And as days turn into years, the kid we thought was lost is the man who makes us laugh with delight, our hearts burst with pride and challenges us to be the best we can be too. Not super human warriors. Just simply our best “us”.
Courtesy of Laura Shumaker. This was originally posted here.
Mari-Anne Kehler is Chief Marketing and Strategy Officer at the business firm Green Hasson Janks and co-authored the Amazon bestseller Putting the Profit in Nonprofit. Mari-Anne provides consultation to nonprofits in the areas of operational and strategic success. She has been active in the community in the areas of disability awareness and fundraising and in mentoring families and professionals for almost two decades. Her specialty is creating successful transition strategies to optimize the special needs transition to adulthood.
Mari-Anne is also the director of FRED, the preeminent international conference that brings parents and professionals together to advance opportunities for adults with special needs to find homes and employment and live with purpose. She has been a featured speaker at schools, colleges and conferences on the topic of disabilities: awareness, transition to adulthood and the impact on families.
(I attended FRED last year and wrote this blog).
I really love this story and I RESONATE completely with your position on the term, “WARRIOR MOM.” No one person, no one event in my life, has taught me more, enriched my life more than the experience I have had as my son’s mom. To tell the truth, I discern that while both seem to hold their own in the world of powerful words, I do believe MOM will always be a bigger, more powerful, word than WAR, CHILD, too. This just is what it is… Thanks for a great read, Mari-Anne!
My I post this on my FB wall?
Yes, please share
I loved this article, so raw and real. These words stand out for me….”Far from warriors, we were more like prisoners in a life we never imagined.” What this means to me, there isn’t always a perceived war with the outer world, though I cannot speak for all. However, almost always there is an inner war to win. I say win, because is losing really an option? I don’t think anyone escapes that struggle, though I cannot speak for all. That has been my journey. And this, I believe, is why we are in the world, to come to peace with the war within our self?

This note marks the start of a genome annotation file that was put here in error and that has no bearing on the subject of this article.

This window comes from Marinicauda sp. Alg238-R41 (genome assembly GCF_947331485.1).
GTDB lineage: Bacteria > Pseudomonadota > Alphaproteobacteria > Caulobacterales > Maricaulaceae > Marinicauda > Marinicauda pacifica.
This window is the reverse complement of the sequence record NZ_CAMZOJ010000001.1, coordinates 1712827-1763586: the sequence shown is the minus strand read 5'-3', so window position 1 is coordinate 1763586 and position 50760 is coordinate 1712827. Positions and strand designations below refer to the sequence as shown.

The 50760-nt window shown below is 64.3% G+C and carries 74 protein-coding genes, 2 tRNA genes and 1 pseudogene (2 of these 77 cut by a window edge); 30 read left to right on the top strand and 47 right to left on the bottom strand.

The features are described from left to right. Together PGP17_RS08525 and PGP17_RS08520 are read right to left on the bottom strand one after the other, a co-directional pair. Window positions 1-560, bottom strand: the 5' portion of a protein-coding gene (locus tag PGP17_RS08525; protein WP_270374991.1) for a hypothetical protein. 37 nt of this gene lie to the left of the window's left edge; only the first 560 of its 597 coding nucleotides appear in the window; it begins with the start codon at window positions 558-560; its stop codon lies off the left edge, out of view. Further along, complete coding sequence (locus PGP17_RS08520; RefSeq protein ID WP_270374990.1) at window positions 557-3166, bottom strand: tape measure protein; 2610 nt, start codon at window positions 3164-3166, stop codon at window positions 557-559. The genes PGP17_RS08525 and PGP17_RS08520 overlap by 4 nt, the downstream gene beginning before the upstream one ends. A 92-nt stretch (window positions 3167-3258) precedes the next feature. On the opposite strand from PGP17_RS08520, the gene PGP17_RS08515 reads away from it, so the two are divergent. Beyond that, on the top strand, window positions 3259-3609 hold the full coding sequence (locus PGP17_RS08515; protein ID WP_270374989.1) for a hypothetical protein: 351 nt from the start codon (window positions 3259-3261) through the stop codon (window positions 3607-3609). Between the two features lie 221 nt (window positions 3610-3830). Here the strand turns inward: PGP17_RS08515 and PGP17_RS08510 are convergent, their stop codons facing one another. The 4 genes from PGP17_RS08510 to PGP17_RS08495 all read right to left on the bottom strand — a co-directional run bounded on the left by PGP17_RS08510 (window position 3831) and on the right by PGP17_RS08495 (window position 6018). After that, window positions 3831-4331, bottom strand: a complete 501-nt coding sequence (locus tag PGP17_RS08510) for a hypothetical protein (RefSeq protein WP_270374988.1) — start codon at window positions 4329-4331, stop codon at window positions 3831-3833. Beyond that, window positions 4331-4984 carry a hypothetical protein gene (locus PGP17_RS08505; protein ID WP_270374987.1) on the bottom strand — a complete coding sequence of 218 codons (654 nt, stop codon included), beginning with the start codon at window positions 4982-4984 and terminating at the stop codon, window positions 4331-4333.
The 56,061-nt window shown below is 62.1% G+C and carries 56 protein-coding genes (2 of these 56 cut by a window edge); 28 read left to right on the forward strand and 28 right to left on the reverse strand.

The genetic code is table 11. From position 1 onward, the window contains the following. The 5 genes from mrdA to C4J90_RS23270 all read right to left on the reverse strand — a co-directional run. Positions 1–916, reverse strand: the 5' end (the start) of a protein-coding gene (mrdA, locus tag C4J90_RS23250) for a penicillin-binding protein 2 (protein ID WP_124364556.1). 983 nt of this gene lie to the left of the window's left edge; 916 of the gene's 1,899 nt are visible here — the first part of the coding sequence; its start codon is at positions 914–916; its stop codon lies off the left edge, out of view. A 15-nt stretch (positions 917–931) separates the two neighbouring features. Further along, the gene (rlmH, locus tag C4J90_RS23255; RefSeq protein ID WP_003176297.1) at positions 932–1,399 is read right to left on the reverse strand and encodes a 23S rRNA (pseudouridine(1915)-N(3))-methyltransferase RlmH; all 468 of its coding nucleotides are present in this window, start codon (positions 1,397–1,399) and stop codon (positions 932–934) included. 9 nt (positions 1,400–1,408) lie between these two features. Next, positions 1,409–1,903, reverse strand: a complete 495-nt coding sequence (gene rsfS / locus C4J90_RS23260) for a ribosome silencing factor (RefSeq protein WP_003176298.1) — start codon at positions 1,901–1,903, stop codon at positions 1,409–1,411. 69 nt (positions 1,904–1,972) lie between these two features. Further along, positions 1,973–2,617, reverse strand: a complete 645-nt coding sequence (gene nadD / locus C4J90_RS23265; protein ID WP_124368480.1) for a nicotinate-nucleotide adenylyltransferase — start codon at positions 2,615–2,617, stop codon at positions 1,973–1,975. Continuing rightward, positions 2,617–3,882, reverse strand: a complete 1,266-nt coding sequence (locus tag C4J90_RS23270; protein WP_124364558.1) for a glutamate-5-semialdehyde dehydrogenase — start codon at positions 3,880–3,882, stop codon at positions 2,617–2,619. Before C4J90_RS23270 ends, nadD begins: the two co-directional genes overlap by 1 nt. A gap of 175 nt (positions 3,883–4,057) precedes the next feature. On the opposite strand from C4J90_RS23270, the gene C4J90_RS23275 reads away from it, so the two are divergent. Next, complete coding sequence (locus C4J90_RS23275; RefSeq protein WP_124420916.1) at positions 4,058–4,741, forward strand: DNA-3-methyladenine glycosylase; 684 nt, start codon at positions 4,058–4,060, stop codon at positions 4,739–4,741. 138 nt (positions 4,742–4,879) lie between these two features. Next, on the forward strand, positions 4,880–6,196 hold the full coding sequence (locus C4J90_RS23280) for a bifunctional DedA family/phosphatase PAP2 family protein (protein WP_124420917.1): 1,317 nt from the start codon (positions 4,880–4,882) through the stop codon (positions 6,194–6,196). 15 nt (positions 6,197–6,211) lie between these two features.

Nicely said Brie – I like this quote “But I don’t believe in happy endings. I only believe in happy moments. ” Well-thought out reflective article for sure.
A very fine, “real”, detailed writing. Love the truthful accounts of doing what we parents do everyday, living.
Some compliments are well intentioned but greatly miss the mark. Poor analogies.
Laura speaks to the inaccurate terminology while letting us in on her pride and accomplishments of supporting and just plain living day to day with her family.
Herself, and especially her son’s, play and work is not warrior like.
Thank you for the glimpse.
But aren’t you battling against the discrimination, lack of resources, and education of people about autism. Aren’t you in a battle to help find out why it’s 1 in 68? Without warriors, we’d all lay down and die. I get it. But there is no insult in the term warrior. When I go to a spin class, I am a SPIN warrior. I know I am not in a war. When my daughter doesn’t graduate because she still can’t read, I am facing a battle. No not a war. But I am her champion. I am a warrior. And to spend so much energy on a word that is meant with no ill intention, why make such a big deal? Aren’t there other things much more important? Like why boys are now on the spectrum at a rate of 1-58. I will continue to battle and continue to be a proud warrior for my son and all other children affected by Autism.
Thanks for writing this. I have a 5 years old boy with ASD and he is doing fine, he is the real warrior to me. I thin of myself as a warrior too because the bible says that children are like arrows in the hand of warrior so I am proudly a Warrior mom
Here’s the thing: When you are engaged in fighting for the supports and accommodations your child needs to access the world on an equal basis to others, we have no problem with that. You are only doing what any parent does, and the fact you have to fight so much harder than the parents of neurotypical children in no way alters that basic fact. The parents we denigrate as ‘Autism Warrior Parents’, on the other hand, are not engaged in the same battle as you and have instead gone to war against their children’s neurologies, which is just a small part of our problem with them.
Naughty Autie, maybe you’d like to submit a blog about this to the Art of Autism. We do pay neurodivergent bloggers.
I hear you but Warrior also means ‘a person who is fearless and courageous in support of a cause or issue’. As a mother of a son who has autism, I see myself as courageous in what I have done to support my son’s cause. I am not, however, fearless, but fear has not stopped me from going after what my son needs. 🙂